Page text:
My sister and I used to rattle off all the things we are, like some kind of personal chant: “English, Scots-Irish, Ukrainian, Cherokee, Baptist, Southern, and Jewish.” But the truth was, we didn’t really feel like we belonged to any of these groups.
You see, it’s our dad who is Jewish, which meant that for many Jews in our hometown, we weren’t actually Jewish at all. We spent a lot of time feeling left out. We loved the holidays and spending time with our Bubbie and feeling connected to a culture and a religion with a long history. We loved that kind of Judaism, but it became exhausting being told, “You’re not REALLY Jewish.”
Fast forward more years than I’ll admit to, and I run PJ Library for all of Greater Washington and work for a Jewish Federation, with a Jewish husband who works at a synagogue, a son in a Jewish Day School and a daughter at a JCC preschool. So, what happened in the middle?
Lots of things.
The angst is there, but it’s diminished over time. (What’s a Jew without a little angst?!) Every day as a PJ Library Professional, I get the chance to make Jewish life and our Jewish community more welcoming for all families. We want the Jewish connections to be meaningful, and the books are often just the first access point to our shared culture. Education tools are included with the books, so that parents (including me) can easily learn and teach their children while spending quality reading time together. More importantly, we want families to love being Jewish.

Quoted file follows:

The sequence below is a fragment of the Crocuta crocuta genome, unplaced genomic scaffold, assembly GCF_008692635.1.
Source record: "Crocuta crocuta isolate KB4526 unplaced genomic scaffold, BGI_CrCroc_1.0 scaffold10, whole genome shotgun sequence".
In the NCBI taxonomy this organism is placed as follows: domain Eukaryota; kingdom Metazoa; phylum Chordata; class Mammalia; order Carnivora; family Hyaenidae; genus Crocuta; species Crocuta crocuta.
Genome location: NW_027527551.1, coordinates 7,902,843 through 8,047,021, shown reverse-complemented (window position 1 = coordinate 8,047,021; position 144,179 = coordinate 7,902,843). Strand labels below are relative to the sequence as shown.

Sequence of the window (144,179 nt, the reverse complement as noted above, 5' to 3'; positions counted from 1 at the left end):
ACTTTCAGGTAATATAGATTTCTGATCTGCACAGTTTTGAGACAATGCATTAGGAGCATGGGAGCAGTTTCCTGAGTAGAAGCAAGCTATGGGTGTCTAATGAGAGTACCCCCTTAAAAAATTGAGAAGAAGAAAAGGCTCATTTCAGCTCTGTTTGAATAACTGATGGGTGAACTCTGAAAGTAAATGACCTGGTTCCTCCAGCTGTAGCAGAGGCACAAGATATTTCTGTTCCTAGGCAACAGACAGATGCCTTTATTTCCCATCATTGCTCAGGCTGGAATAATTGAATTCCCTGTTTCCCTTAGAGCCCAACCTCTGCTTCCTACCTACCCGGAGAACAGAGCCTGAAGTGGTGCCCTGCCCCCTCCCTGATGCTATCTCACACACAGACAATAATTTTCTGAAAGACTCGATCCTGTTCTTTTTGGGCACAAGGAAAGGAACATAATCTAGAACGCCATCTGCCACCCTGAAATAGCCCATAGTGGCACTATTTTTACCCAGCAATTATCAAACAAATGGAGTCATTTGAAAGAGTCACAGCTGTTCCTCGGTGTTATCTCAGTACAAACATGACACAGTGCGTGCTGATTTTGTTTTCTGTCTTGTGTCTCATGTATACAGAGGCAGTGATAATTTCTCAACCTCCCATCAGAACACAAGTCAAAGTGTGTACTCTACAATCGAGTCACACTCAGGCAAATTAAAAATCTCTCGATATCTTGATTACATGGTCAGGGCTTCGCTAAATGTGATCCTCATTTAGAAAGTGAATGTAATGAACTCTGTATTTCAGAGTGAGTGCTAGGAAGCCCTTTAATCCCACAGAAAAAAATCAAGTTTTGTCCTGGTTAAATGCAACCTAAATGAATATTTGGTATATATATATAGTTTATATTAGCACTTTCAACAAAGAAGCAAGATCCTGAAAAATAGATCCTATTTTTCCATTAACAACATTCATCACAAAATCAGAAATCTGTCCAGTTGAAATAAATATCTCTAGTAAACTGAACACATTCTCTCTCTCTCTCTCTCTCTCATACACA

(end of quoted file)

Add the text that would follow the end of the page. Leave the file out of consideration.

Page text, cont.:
Each family finds their own path to Jewish life, so we provide a lot of options for families to make connections through the books and within the community. We host programs in grocery stores, bookstores, converted factories, playgrounds, ice cream stores, art studios, and more. We also have programs in synagogues, JCCs, day schools, our Federation building, and other Jewish spaces. Every engagement opportunity is designed to be high-quality, low-barrier, and welcoming to all families. If the books are the first access point, the programs are the second (and hopefully the third, fourth, fifth, and so on). I see it as my job to prevent the feelings that I had so long ago—feelings of being left out, of not knowing what is going on, of not being sure of my place. I do this by actively welcoming newcomers, explaining everything we are doing, translating and transliterating all Hebrew, and providing enriching experiences in delightful spaces.
And my sister? She read PJ Library books to her daughter until she was old enough to read them for herself. My niece’s connection to Judaism was created by the PJ Library books—she takes them as part of her heritage, without guilt or judgment, just joy. And that’s the experience I want to replicate for PJ Library families.
SARAH RABIN SPIRA works for The Jewish Federation of Greater Washington and is the parent of two PJ Library recipients, Henry and Elana.